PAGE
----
Transparent li-ion batteries may become reality

By on July 27, 2011, 8:30 AM

Pioneering researchers at Stanford University have announced what appears to be the first practical, transparent lithium ion battery. The experimental battery technology is said to be very flexible, utilizes a traditional Li-ion chemistry and can be manufacturered using a relatively simple process. 

To create a transparent battery, researchers fabricated an extremely fine, gold mesh through lithography. The result is a mesh-like pattern comprised of ultra fine "wires", each measuring about 35 μm thick. At this width, lines become very difficult to see but visible light continues to flow through gaps in the grid mostly unfettered. A clear electrolytic gel is then sandwiched between two mesh layers and then sealed in a clear housing to produce a rather inconspicous battery.

Despite the obvious cool-factor of these stealthy batteries, they do come with a few caveats. For one, lithography, as it is used for most electronics, would actually destroy the chemicals used to generate and store power. With this in mind though, the team managed to develop a simplistic yet novel process to overcome this obstacle (liquid assisted lithography).

Also, because the mesh current collector is less dense than the electrodes found in typical Li-ion cells, these batteries are expected to deliver roughly half the power of traditional Li-ion batteries. As one last noteworthy point, while researchers claim the battery is 'transparent', the research paper indicates a best-case scenario of about 60% transparency, so completely invisible batteries may not quite be here as of yet.




User Comments: 9

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stewi0001 stewi0001 said:

Darn I dropped the battery! help me find it! can someone please give me a good pro to this battery besides it being see thru?

"...these batteries are expected to deliver roughly half the power of traditional Li-ion batteries..."

that doesn't should good unless they are able to put more cells in the same space as one tradional Li-ion battery cell.

SkyFall said:

They are flexible to an extent. Imagine putting these in a flexible, nearly transparent tablet or media device. You could essentially roll it up and stash it away for travel or maybe even be able to fold it up for whatever use. Hell, imagine having a roll up TV that you could carry anywhere.

And of course this technology sucks right now. You cannot expect it to be on par with current battery technology, however they will improve. Just think of how awesome it would be to have these batteries last as long as, say, a battery on a modern laptop.

1977TA said:

Like Skyfall said, unless it's for a transparent device, who cares? It is a cool tech though.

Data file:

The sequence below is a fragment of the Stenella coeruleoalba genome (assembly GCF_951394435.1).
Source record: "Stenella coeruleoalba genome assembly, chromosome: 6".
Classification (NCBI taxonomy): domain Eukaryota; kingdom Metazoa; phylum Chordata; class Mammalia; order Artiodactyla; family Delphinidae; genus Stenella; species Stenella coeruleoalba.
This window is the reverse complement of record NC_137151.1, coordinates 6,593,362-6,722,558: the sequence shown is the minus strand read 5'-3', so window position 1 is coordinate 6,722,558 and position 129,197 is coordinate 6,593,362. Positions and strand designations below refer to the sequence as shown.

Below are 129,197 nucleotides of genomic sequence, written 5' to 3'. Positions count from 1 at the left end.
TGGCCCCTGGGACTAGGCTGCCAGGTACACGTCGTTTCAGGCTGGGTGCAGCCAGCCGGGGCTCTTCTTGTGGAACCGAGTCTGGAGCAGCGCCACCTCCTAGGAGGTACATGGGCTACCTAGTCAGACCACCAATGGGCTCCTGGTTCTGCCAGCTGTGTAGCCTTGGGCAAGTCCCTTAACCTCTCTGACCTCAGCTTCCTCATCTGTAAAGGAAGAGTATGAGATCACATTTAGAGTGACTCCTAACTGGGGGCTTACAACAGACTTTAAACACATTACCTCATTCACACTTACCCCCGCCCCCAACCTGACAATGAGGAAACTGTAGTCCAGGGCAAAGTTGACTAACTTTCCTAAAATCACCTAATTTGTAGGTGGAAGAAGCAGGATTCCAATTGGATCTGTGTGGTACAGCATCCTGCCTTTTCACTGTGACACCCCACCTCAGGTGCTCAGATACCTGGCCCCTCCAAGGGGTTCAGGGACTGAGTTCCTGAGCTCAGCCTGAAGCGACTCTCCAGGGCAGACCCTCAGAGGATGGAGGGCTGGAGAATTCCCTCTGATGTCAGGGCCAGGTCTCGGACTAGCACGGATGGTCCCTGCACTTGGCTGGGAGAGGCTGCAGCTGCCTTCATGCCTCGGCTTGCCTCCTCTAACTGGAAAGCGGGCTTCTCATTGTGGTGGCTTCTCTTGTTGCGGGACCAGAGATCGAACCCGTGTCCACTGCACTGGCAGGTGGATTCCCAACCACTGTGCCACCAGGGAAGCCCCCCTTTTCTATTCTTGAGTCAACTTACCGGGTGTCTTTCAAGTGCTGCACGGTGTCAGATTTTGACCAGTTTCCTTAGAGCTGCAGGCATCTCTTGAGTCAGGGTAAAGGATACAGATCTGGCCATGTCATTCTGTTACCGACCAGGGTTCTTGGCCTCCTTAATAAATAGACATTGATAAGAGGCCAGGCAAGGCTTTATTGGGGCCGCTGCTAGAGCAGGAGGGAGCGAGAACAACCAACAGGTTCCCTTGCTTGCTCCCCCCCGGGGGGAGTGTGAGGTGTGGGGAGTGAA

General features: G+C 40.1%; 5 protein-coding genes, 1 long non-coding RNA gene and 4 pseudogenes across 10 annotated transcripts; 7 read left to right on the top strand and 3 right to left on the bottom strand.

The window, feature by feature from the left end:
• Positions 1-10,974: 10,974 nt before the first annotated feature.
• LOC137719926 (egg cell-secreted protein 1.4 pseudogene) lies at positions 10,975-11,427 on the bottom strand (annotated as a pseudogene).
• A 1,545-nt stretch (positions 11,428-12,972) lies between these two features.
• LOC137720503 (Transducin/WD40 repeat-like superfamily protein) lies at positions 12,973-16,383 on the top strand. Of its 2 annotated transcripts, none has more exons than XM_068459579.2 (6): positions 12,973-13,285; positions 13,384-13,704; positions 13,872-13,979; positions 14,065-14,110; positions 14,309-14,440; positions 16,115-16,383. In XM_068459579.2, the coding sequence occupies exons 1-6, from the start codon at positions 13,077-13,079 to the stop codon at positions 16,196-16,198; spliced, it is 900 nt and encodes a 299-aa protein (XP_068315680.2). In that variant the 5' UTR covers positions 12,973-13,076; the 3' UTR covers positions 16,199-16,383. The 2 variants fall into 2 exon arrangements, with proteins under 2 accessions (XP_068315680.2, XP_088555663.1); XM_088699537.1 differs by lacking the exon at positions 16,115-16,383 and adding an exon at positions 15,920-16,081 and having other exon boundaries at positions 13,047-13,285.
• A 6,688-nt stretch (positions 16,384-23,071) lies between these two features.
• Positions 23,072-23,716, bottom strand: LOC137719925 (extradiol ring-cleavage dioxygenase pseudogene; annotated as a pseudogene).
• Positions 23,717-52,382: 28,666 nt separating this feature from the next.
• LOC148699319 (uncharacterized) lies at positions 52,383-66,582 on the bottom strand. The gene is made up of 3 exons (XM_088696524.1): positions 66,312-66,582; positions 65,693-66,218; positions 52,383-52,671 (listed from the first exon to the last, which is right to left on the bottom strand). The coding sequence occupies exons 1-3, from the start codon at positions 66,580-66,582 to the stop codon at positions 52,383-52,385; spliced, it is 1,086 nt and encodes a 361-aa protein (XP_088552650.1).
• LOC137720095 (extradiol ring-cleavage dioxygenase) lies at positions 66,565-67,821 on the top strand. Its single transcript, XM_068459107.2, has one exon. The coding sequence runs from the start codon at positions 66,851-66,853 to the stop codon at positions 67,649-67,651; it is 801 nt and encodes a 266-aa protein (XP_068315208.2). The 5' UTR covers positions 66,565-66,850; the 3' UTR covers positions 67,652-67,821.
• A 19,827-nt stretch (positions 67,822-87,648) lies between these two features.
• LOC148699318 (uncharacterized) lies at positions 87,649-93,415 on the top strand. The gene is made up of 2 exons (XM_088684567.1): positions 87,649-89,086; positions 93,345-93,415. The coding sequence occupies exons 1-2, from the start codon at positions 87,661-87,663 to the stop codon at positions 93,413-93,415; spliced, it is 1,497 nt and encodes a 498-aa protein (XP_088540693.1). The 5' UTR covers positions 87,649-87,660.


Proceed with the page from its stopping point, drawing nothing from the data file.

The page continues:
Trillionsin Trillionsin said:

who cares... why are we wasting our time with this? Why arent we finding a way to extend batteries charge capacity? or purhaps its recharge capability. either way... it seems like to me.. for some reason they are going to work up to making a transparent phone... which i wouldnt want either. whatever.

Kibaruk Kibaruk, TechSpot Paladin, said:

"we" sounds like too many people there Trillionsin. Besides "Pioneering Researchers" mean probably are students who are making their final projects, out of which some get atention and others dont even see daylight. Simple as that.

Oh and... internet has tought me one thing, even if you think your idea has not had any atention there are a trizillion projects aiming at that.

Staff
Rick Rick, TechSpot Staff, said:

trillionsin said:

who cares... why are we wasting our time with this? Why arent we finding a way to extend batteries charge capacity? or purhaps its recharge capability. either way... it seems like to me.. for some reason they are going to work up to making a transparent phone... which i wouldnt want either. whatever.

I don't see a transparent phone as very useful; however, I can see batteries like this one powering "electronic paper" devices, heads-up-displays in cars windshields and perhaps particularly useful for solar powered devices etc..

There are are some practical uses here, but mostly for tech that is either very cutting edge or simply doesn't exist yet.

Emin3nce said:

I don't see the advantage >_> Just saying.

chaboi390 said:

Yep, here we go, bring on the transparent phones.

Mindwraith said:

its not for devices like transparent phones, it will be more useful for aesthetic displays.

for example a mall with a glass ceiling, and the designers want everything to be transparent including the lighting.

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